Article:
The Lembeh Strait is renowned for the sheer abundance of rare and unusual marine life that resides here. The critters in the Lembeh Strait quite probably outnumber the amount of fish! Among the various critter types, cephalopods are particularly prevalent with numerous species of squid, cuttlefish and octopus to be found.
Octopi in The Lembeh Strait
Lembeh is home to multiple species of iconic octopi including (but not limited to) blue ring octopus, coconut octopus, algae octopus, hairy octopus, long arm octopus, starry night octopus, mimic octopus and of course, the wunderpus octopus. In this Blog we take a look at the wunderpus octopus in more detail.
Identifying Wunderpus Octopus (Wunderpus photogenicus)
The wunderpus octopus (AKA ‘wunderpus’) has a rich rusty colored body with white markings. It has a very similar physical appearance to the mimic octopus and the species are often mistakenly identified (see the comparison chart below). The white markings are found as ‘bands’ along their arms, underneath which are cream colored suckers. There are frequently other white markings on the wunderpus’ mantle, head and eye stalks.
Just like its close relative, the mimic octopus, the wunderpus is also able to mimic other sea creatures as a form of defence – and attack. Wunderpus are able to change their shape, color and skin texture in a split section to either blend in with the environment or to scare a potential predator away.
While the mimic octopus was officially recognized by scientists in 1998, it was not until 2006 that the wunderpus was officially recognized as a distinct species. Take a look at the table below to see some of the key differences between these two species.
|Wunderpus Octopus||Mimic Octopus|
|Usually most active in the early morning and evenings||Usually active during daylight hours|
|Separation between dark and light areas of skin is distinct with high contrast||Separation between dark and light areas of skin is less distinct and more subtle / blended|
|Has an orange-brown, rusty skin coloration||Has a darker brown coloration (no orange hues)|
|Rear edge of mantle has a white spot||Rear edge of mantle has a white U or V shape|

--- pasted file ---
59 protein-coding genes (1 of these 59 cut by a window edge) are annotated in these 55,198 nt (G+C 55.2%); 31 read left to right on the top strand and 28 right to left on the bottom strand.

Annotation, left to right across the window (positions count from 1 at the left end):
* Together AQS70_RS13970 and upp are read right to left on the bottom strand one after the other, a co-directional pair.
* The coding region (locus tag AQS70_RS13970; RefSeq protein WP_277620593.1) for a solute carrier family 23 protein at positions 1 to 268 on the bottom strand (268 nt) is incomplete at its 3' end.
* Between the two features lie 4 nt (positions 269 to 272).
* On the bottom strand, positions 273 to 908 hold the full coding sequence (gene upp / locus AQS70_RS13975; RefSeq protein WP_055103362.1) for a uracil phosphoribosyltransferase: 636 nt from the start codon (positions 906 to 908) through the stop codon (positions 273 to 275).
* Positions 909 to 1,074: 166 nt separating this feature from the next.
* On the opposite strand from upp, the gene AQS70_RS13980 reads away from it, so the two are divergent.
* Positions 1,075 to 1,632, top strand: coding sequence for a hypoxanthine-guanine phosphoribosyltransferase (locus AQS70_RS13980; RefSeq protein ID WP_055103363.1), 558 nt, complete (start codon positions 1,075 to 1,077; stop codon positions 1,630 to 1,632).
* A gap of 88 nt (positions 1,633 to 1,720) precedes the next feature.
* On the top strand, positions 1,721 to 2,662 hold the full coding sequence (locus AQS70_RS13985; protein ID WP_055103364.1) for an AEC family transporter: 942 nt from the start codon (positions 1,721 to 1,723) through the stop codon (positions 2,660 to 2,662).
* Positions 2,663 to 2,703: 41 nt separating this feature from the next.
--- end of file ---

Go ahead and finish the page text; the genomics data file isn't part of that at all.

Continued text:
|Has long eye stalks||Has more compact, shorter eye stalks|
|No white margin along the arms at the base of the suckers||Has a visible white margin on each arm at the base of the suckers|
Wunderpus Octopus Diet
Wunderpus are predators that feed mainly on fish, crabs and shrimps (crustaceans). Like all octopus species, the wunderpus is known for its intelligence and it employs two different hunting methods according to the circumstances.
If it is hunting potential prey that is on the seafloor, it will use its camouflage abilities to approach the prey undetected. Once within striking distance the wunderpus will ‘stand up’ on its arms and position itself over its victim. Once in position, it expands the webs attached to its arms to form an ‘umbrella’ over the prey. It then uses a single arm to pull the prey into its mouth.
When hunting critters which are in burrows in the sand, the wunderpus will extend one of its arms into the burrow and grab the prey with the suckers on the underside of the arm. Incredibly, the wunderpus has the ability to regenerate parts of its arms that are lost and it can also release these parts to distract predators.
Wunderpus Octopus Behavior
Because the wonderpus octopus was discovered relatively recently, and prior to this had been believed to be a mimic octopus, there is not a wealth of information available regarding its habits. However, it is thought that the bright rustic body color contrasting with the white bands enables this species to mimic dangerous banded animals like sea snakes and lionfish as a form of protection against predators. Another theory suggests that it might be a warning to predators that it’s toxic – supported by the fact that the colors and pattern become even more highly contrasted when the creature is threatened.
Wunderpus live in burrows – which makes the Lembeh Strait the perfect habitat for them. Lembeh’s fine volcanic black sand sites make burrowing easy. The wunderpus will not always dig its own burrows though, it will also move into burrows dug by other species, including other octopuses. Wunderpus venture out of their burrows to feed at both dusk and dawn – making these the best times for wunderpus sightings.
Wunderpus move around by either streamlining their bodies and swimming or by using their arms to raise themselves up and perform a walking motion over the ocean bottom.
Wunderpus and Underwater Photography
Wunderpus are extremely fast swimmers and they are quick to take flight when threatened. The best photography of wunderpus will have the eye clearly in focus, be well lit to show the rich coloration, and have a crisp overall focus to show the white markings. The best time to capture a wunderpus shot is when the creature is stationary on the sand. Approach extremely slowly and in increments, allowing the octopus to get used to your presence before closing the gap between you again. Take shots while edging closer and keep adjusting your focus. By doing this, if the wunderpus takes flight, you should still have some usable shots.
Join us in Lembeh
Are you planning your next dive trip? Reach out to Lembeh Resort for more information about our diving, accommodations and facilities for underwater photographers and videographers at: [email protected].
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